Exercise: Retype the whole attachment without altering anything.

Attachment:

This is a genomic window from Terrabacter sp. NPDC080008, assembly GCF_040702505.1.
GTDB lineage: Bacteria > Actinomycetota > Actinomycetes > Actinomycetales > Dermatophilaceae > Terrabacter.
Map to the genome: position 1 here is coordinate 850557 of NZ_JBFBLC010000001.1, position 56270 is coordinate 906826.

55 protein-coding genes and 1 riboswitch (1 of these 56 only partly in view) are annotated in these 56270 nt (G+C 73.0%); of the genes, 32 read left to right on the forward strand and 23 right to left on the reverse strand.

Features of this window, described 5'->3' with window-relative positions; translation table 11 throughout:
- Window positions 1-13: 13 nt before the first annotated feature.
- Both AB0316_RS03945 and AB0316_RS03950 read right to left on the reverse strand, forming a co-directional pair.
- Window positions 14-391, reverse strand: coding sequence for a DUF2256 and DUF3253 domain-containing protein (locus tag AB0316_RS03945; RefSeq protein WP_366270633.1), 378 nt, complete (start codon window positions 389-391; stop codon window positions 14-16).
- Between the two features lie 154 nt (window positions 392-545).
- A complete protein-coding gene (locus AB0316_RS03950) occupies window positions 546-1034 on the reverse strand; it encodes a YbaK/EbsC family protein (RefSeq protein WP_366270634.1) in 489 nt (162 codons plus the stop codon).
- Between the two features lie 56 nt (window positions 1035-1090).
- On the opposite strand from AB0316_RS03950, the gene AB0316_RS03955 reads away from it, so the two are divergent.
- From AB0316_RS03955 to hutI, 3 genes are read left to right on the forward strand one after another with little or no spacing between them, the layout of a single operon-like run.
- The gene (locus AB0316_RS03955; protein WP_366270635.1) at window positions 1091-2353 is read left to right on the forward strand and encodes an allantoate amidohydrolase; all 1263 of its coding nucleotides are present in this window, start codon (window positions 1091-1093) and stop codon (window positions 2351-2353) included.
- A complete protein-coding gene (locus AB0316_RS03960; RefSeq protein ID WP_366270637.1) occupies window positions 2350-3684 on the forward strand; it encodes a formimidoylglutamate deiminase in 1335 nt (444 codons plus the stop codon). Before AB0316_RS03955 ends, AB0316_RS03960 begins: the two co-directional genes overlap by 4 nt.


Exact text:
This is a genomic window from Terrabacter sp. NPDC080008, assembly GCF_040702505.1.
GTDB lineage: Bacteria > Actinomycetota > Actinomycetes > Actinomycetales > Dermatophilaceae > Terrabacter.
Map to the genome: position 1 here is coordinate 850557 of NZ_JBFBLC010000001.1, position 56270 is coordinate 906826.

55 protein-coding genes and 1 riboswitch (1 of these 56 only partly in view) are annotated in these 56270 nt (G+C 73.0%); of the genes, 32 read left to right on the forward strand and 23 right to left on the reverse strand.

Features of this window, described 5'->3' with window-relative positions; translation table 11 throughout:
- Window positions 1-13: 13 nt before the first annotated feature.
- Both AB0316_RS03945 and AB0316_RS03950 read right to left on the reverse strand, forming a co-directional pair.
- Window positions 14-391, reverse strand: coding sequence for a DUF2256 and DUF3253 domain-containing protein (locus tag AB0316_RS03945; RefSeq protein WP_366270633.1), 378 nt, complete (start codon window positions 389-391; stop codon window positions 14-16).
- Between the two features lie 154 nt (window positions 392-545).
- A complete protein-coding gene (locus AB0316_RS03950) occupies window positions 546-1034 on the reverse strand; it encodes a YbaK/EbsC family protein (RefSeq protein WP_366270634.1) in 489 nt (162 codons plus the stop codon).
- Between the two features lie 56 nt (window positions 1035-1090).
- On the opposite strand from AB0316_RS03950, the gene AB0316_RS03955 reads away from it, so the two are divergent.
- From AB0316_RS03955 to hutI, 3 genes are read left to right on the forward strand one after another with little or no spacing between them, the layout of a single operon-like run.
- The gene (locus AB0316_RS03955; protein WP_366270635.1) at window positions 1091-2353 is read left to right on the forward strand and encodes an allantoate amidohydrolase; all 1263 of its coding nucleotides are present in this window, start codon (window positions 1091-1093) and stop codon (window positions 2351-2353) included.
- A complete protein-coding gene (locus AB0316_RS03960; RefSeq protein ID WP_366270637.1) occupies window positions 2350-3684 on the forward strand; it encodes a formimidoylglutamate deiminase in 1335 nt (444 codons plus the stop codon). Before AB0316_RS03955 ends, AB0316_RS03960 begins: the two co-directional genes overlap by 4 nt.